After traveling for 6 months and covering more than 300 million miles NASA InSight has landed on Mars to the joy and tears of the NASA team. Congratulations to all!
I never get tired of watching these landings – truly thrilling. What an incredible demonstration of teamwork and engineering expertise. The video gets really good around 53 minutes in. The energy in that room is amazing.
PASADENA, Calif. — NASA’s InSight lander has made it to Mars, but it’ll be a while before the robot is ready to start its science work.
InSight arrived at its new home yesterday afternoon (Nov. 26), acing a touchdown on an equatorial plane called Elysium Planitia. The lander will begin probing the Red Planet’s interior in unprecedented detail — a few months from now.
It’ll take that long for InSight to deploy and calibrate its two main science instruments, a burrowing heat probe and a suite of super-sensitive seismometers. This gear must be placed on the Martian surface by the lander’s robotic arm, and InSight team members want to make sure they get this crucial step — which no other Mars robot has ever done — exactly right.
So, the researchers will spend the next few weeks studying InSight’s landing site carefully, deciding on the best deployment area. Then they’ll practice deployment using a testbed lander here at NASA’s Jet Propulsion Laboratory (JPL), which manages InSight’s mission.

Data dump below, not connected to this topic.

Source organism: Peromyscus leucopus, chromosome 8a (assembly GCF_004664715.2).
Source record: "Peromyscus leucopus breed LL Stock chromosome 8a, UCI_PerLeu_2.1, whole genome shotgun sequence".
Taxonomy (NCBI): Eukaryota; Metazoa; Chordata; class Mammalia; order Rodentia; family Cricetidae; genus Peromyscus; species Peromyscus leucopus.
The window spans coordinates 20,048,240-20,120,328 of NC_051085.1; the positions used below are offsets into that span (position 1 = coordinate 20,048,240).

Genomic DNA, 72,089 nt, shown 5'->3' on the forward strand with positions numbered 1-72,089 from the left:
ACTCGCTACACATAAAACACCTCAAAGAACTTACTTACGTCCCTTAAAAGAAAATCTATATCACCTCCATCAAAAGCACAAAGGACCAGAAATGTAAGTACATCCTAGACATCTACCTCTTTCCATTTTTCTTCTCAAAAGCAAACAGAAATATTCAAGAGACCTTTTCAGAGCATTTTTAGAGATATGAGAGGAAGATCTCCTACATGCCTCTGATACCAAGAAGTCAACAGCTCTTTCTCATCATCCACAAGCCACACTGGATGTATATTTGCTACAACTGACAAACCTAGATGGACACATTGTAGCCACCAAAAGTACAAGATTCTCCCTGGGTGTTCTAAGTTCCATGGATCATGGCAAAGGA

This work will include “terraforming” the testbed to resemble InSight’s actual environs on the Red Planet, mission instrument operations lead Elizabeth Barrett of JPL said yesterday during a post-landing news conference here.
Barrett likened deployment to a very difficult and high-stakes version of an arcade claw-machine game.
“It makes it a little bit longer — you need to take more pauses, to make sure you actually have the grapple on the payload before you lift it up, and it’s actually on the ground before you let it go,” Barrett said.
“InSight” is short for “Interior Exploration using Seismic Investigations, Geodesy and Heat Transport.” The lander’s surface mission is scheduled to run for one Mars year, which is nearly two Earth years. It’ll probably take the lander about that long to gather enough data to address its main mission goals, team members have said.
Love the names of these projects.
InSight used radar to land. I did a quick search to see if there was any use of lidar, but came up empty. Perhaps one of you knows better.
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